Standardized tests are designed to give a common measure of students' performance. These assessments help compare individual performance with the performance of a group of students from a given class, school, or school system. Since large numbers of students throughout the country take the same test, "standards" can be developed to show whether school programs are succeeding and how students are performing. Standardized achievement tests measure how much students have already learned about school subjects such as reading, math, language skills, spelling, or science. On the other hand, standardized aptitude tests measure your student’s ability to learn in school. They measure verbal ability, mechanical ability, creativity, clerical ability, or abstract reasoning.
ACT (American College Testing Program)
The ACT is a battery of four examinations in English, math, reading, and science reasoning, each of which yield separate scores measuring developed abilities. The ACT is accepted by many colleges as part of the application process for admission. A free ACT Test is administered by Parkway to all junior students in April. All freshman and sophomores are administered a practice ACT test in April as well.
AP (Advanced Placement)Testing
Students enrolled in AP courses are strongly encouraged to complete the AP examination for which the course has prepared them. Cost of the examination will be paid by the student. Students should consult their teacher with questions about the exam. Each college or university determines which of these examination scores it will accept. It is important for students to have accurate information from the school they plan to attend regarding the acceptance of AP credit.
EOC (End of Course Assessment)
End of Course assessments are required by the Missouri Department of Elementary and Secondary Education for various high school level classes.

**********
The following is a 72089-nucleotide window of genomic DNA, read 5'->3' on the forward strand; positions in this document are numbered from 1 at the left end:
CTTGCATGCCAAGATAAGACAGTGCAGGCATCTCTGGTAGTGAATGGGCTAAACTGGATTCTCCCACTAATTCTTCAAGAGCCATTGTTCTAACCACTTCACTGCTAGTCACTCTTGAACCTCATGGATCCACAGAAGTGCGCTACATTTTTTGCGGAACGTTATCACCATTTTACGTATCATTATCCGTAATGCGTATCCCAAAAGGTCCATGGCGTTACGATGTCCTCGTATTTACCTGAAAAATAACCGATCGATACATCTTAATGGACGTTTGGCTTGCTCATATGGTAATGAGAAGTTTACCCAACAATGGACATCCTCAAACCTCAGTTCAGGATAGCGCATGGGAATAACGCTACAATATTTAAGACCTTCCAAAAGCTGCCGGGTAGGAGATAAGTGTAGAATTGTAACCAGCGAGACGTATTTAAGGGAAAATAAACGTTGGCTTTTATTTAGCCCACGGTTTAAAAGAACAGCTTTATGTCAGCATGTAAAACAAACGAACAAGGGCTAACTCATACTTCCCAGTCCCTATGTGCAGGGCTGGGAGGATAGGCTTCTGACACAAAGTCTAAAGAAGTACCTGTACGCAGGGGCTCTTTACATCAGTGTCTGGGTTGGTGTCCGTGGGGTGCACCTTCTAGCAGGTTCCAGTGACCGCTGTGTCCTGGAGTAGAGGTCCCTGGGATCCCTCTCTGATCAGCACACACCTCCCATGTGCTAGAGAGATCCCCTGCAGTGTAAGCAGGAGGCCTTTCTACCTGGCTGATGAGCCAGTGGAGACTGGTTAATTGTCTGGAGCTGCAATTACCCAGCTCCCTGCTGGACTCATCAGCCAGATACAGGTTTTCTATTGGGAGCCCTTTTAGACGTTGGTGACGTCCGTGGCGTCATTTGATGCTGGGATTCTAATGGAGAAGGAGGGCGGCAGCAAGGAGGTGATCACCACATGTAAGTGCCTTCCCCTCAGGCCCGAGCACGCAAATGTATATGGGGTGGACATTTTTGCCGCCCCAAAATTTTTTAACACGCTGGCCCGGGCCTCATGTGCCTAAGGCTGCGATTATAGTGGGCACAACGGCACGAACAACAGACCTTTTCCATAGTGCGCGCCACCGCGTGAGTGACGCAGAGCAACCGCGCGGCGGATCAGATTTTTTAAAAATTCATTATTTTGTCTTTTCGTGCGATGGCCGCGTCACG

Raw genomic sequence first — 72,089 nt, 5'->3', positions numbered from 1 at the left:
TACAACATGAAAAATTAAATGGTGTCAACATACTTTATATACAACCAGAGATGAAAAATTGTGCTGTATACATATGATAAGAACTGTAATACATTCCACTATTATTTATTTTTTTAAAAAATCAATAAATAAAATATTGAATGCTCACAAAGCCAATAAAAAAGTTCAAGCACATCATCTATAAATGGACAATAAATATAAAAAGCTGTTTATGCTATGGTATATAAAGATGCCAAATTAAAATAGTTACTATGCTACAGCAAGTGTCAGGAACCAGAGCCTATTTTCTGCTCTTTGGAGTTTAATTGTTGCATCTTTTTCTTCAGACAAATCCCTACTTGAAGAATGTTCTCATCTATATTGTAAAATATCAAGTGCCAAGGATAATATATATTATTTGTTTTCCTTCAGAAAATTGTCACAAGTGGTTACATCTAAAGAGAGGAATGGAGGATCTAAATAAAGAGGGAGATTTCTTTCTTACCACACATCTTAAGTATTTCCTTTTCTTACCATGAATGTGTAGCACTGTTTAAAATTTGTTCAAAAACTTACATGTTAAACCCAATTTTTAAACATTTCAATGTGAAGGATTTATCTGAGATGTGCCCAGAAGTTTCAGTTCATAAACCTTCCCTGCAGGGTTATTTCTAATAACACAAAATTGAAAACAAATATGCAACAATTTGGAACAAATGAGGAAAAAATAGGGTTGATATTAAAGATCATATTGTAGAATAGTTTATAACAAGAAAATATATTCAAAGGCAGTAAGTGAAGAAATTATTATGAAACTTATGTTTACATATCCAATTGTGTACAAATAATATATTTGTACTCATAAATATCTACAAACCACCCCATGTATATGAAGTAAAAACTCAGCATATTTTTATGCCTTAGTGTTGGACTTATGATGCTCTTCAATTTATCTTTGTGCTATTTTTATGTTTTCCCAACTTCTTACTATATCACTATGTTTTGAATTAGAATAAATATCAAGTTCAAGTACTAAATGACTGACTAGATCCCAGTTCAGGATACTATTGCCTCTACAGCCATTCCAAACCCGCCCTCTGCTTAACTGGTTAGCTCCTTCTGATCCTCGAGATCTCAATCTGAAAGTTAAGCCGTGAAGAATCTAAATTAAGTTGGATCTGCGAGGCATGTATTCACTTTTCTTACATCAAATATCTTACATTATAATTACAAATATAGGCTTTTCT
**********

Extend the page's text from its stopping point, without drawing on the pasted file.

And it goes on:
PSAT / NMSQT (Preliminary Scholastic Aptitude Test/National Merit Scholarship Qualifying Test)
The PSAT/NMSQT measures verbal and mathematics reasoning skills important for academic success in college. It serves three purposes: gives the student practice for the SAT I; is the first step in qualifying for scholarships sponsored by the National Merit Scholarship Corporation and other scholarship programs; and gives the student the opportunity to participate in the Student Search Service. 10th and 11th grade students are eligible to take the test. This test is taken in the junior year for NMSQT qualification.
SAT (Scholastic Aptitude Test)
SAT is a test used to predict student performance in college. Required by some schools as part of the application process, this three-hour test has three main sections—reading, math and writing. The SAT is accepted by many colleges as part of the application process for admissions.
SAT 2 (Scholastic Aptitude Test-Subject Tests)
Subject Tests are hour-long, content-based tests that allow you to showcase achievement in specific subject areas where you excel. These are the only national admission tests where you choose the tests that best showcase your achievements and interests. There are 20 SAT Subject Tests in five general subject areas: English, history, languages, mathematics, and science. Some colleges require SAT 2’s for admission and acceptance into specific programs.